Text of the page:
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Enhancing energy efficiency in India: assessment of sectoral potentials

By: Vishwanathan, Saritha, S.
Contributor(s): Garg, Amit [Co author] | Tiwari, Vineet [Co author] | Kankal, Bhushan [Co author] | Kapshe, Manmohan [Co author] | Nag, Tirthankar [Co author].
Material type: materialTypeLabelBookSeries: India Energy Efficiency Series. Publisher: Denmark Copenhagen Centre on Energy Efficiency 2017Description: xi, 61 p.ISBN: 9788793458130.Subject(s): Energy sector - India | Sustainable development | Sustainable agricultural production | Low carbon built environment | Sustainable buildings - Design and constructionDDC classification: FP 333.70954 Summary: Economic development will lead to higher demand for various end-use goods and services in India. Energy-efficient technologies provide a way forward to achieve economic growth at relatively lower costs due to associated multiple benefits such as resource conservation, lower energy consumption, higher productivity and lower emissions intensity per unit of output. The report undertakes the following analysis to identify High Impact Opportunities (HIOs): An assessment of the potential for improvements in energy efficiency and identifying different technological options to support the Sustainable Energy for All (SEforALL) target in selected sub-sectors in India; Identification of policies and measures to achieve the SEforALL energy efficiency target in the sub-sectors. Sectoral analysis of energy efficiency is conducted using AIM/​End-Use, a bottom-up energy system model, by assessing the energy saving potential of various technology options. These technology options include a combination of existing technologies, best available technologies and more advanced technologies likely to exist in the future. The total impact of each individual option is estimated using the cost of conserved energy and the total energy saving potential at the national level. The sectoral analysis from the model is used to guide the identification of High Impact Opportunities (HIOs). The process also included stakeholder consultation and expert opinions on the potential for scaling up a technology option based on its technological maturity level and its contribution to SEforALL’s objectives of energy access, improving energy efficiency and encouraging renewable forms of energy. This report examines HIOs in the short term (till 2020), medium term (2020 to 2030) and long-term (2030 to 2050) perspectives. HIOs identified before 2020 include light-emitting diode (LED) lighting, energy-efficient (EE) pump-sets for agriculture; a ‘perform, achieve and trade’ (PAT) scheme for eight energy-intensive sectors, and metro rail. LED lighting is expected to penetrate deeply by 2020 and will not remain an HIO beyond that date. Even if technological changes occur in LED lighting after 2020, they will not result in any appreciable energy savings at the national level; the break-even point for incremental improvements to energy-efficient technologies would take longer. From 2020-2030, our analyses indicate that a perform, achieve and trade (PAT) scheme would remain a major HIO along with energy-efficient pump sets. Emerging HIOs include energy-efficient fans, solar power, smart grids, super-critical pulverized coal technology, and measures to reduce T&​D losses. PAT will continue to remain an HIO even after 2030 if the ‘Make in India’ programme continues. Energy-intensive industries will move gradually towards a narrower specific energy consumption band, while the residential sector will shift towards cleaner fuels like electricity and solar. Smart grids will play a crucial role in monitoring, thereby conserving energy in urban areas. Metro will remain an important HIO in the transport sector, increasing the share of public transport as one of the most convenient modes of travel.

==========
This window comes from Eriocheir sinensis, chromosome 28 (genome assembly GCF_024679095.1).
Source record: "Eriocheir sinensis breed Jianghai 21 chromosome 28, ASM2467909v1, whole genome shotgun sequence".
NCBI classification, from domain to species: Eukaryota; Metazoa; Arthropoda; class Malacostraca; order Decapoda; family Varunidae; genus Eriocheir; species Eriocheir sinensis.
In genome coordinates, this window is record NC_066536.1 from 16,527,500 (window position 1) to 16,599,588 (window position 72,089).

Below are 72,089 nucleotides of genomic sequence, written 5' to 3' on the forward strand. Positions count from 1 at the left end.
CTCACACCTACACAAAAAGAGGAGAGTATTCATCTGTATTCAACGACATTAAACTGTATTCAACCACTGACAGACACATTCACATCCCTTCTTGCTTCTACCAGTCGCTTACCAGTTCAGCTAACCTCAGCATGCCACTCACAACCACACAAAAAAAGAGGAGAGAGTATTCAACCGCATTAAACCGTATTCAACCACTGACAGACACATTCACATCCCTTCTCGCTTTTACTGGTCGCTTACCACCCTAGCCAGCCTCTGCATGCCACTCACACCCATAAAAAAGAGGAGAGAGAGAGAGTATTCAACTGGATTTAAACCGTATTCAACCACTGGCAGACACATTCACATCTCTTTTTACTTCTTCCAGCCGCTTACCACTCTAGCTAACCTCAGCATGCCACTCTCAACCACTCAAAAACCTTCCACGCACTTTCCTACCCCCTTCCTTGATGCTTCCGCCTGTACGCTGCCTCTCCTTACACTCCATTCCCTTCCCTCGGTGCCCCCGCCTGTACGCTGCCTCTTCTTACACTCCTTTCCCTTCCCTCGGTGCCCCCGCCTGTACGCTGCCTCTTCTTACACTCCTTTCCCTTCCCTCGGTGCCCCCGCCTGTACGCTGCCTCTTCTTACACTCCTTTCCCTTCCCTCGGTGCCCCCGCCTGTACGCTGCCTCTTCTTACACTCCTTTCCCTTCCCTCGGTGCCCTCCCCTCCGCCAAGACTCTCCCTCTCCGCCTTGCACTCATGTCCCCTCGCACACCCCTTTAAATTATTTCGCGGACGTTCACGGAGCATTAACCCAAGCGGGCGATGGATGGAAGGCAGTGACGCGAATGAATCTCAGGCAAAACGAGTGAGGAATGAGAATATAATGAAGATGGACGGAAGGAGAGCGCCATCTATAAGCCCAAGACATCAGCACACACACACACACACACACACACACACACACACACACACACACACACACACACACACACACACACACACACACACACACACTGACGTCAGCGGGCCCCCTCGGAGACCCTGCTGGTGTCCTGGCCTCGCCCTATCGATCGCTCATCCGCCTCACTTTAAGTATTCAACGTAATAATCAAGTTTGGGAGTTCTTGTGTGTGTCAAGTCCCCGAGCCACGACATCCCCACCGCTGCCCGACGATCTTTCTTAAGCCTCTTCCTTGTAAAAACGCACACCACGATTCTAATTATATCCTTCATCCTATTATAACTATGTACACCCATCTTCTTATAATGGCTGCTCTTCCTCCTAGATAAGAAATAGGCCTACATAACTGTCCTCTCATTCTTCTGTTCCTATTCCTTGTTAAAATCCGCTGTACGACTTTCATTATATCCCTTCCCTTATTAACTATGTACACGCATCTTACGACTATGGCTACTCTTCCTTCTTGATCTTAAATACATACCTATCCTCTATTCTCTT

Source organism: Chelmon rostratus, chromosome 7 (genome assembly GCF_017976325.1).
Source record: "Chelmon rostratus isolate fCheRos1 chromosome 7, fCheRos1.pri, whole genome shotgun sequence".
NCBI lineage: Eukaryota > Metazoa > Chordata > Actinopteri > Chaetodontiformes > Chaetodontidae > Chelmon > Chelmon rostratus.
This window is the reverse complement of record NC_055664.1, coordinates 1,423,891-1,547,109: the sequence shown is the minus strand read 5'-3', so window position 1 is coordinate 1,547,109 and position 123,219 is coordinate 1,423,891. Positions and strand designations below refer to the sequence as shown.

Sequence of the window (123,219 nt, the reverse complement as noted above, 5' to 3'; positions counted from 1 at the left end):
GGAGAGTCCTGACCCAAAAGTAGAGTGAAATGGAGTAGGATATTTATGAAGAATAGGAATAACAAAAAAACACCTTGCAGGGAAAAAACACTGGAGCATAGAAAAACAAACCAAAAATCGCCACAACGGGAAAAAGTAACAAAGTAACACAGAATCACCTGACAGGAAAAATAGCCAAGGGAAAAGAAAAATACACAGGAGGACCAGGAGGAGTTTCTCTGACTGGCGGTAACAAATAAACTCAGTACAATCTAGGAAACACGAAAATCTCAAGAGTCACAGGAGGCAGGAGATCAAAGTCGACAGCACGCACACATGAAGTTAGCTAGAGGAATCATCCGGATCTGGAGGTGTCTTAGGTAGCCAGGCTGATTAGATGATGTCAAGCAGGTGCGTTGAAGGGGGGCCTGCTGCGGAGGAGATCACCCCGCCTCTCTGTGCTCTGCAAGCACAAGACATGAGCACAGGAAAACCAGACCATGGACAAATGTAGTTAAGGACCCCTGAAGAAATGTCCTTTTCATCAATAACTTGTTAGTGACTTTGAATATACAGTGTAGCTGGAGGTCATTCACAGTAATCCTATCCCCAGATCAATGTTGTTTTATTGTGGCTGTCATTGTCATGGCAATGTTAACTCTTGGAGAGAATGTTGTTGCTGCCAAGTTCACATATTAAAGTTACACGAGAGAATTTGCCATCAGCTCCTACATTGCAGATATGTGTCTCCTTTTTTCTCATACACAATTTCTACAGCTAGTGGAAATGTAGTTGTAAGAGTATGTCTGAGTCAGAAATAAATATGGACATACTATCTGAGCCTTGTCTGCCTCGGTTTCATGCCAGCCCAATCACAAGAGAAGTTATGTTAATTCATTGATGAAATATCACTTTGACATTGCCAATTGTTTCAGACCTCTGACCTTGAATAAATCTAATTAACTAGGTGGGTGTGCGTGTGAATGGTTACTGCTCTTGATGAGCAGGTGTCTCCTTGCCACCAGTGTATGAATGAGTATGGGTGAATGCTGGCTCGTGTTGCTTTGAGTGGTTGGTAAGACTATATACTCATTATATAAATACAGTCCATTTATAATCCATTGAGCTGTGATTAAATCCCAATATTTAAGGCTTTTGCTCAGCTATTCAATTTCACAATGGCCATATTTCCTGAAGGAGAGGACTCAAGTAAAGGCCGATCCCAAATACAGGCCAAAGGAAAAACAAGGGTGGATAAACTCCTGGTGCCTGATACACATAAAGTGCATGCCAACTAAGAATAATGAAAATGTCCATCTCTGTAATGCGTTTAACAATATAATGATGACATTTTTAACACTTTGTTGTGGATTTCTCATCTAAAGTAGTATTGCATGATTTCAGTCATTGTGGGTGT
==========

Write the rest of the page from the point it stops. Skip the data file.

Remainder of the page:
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Economic development will lead to higher demand for various end-use goods and services in India. Energy-efficient technologies provide a way forward to achieve economic growth at relatively lower costs due to associated multiple benefits such as resource conservation, lower energy consumption, higher productivity and lower emissions intensity per unit of output. The report undertakes the following analysis to identify High Impact Opportunities (HIOs): An assessment of the potential for improvements in energy efficiency and identifying different technological options to support the Sustainable Energy for All (SEforALL) target in selected sub-sectors in India; Identification of policies and measures to achieve the SEforALL energy efficiency target in the sub-sectors. Sectoral analysis of energy efficiency is conducted using AIM/​End-Use, a bottom-up energy system model, by assessing the energy saving potential of various technology options. These technology options include a combination of existing technologies, best available technologies and more advanced technologies likely to exist in the future. The total impact of each individual option is estimated using the cost of conserved energy and the total energy saving potential at the national level. The sectoral analysis from the model is used to guide the identification of High Impact Opportunities (HIOs). The process also included stakeholder consultation and expert opinions on the potential for scaling up a technology option based on its technological maturity level and its contribution to SEforALL’s objectives of energy access, improving energy efficiency and encouraging renewable forms of energy. This report examines HIOs in the short term (till 2020), medium term (2020 to 2030) and long-term (2030 to 2050) perspectives. HIOs identified before 2020 include light-emitting diode (LED) lighting, energy-efficient (EE) pump-sets for agriculture; a ‘perform, achieve and trade’ (PAT) scheme for eight energy-intensive sectors, and metro rail. LED lighting is expected to penetrate deeply by 2020 and will not remain an HIO beyond that date. Even if technological changes occur in LED lighting after 2020, they will not result in any appreciable energy savings at the national level; the break-even point for incremental improvements to energy-efficient technologies would take longer. From 2020-2030, our analyses indicate that a perform, achieve and trade (PAT) scheme would remain a major HIO along with energy-efficient pump sets. Emerging HIOs include energy-efficient fans, solar power, smart grids, super-critical pulverized coal technology, and measures to reduce T&​D losses. PAT will continue to remain an HIO even after 2030 if the ‘Make in India’ programme continues. Energy-intensive industries will move gradually towards a narrower specific energy consumption band, while the residential sector will shift towards cleaner fuels like electricity and solar. Smart grids will play a crucial role in monitoring, thereby conserving energy in urban areas. Metro will remain an important HIO in the transport sector, increasing the share of public transport as one of the most convenient modes of travel.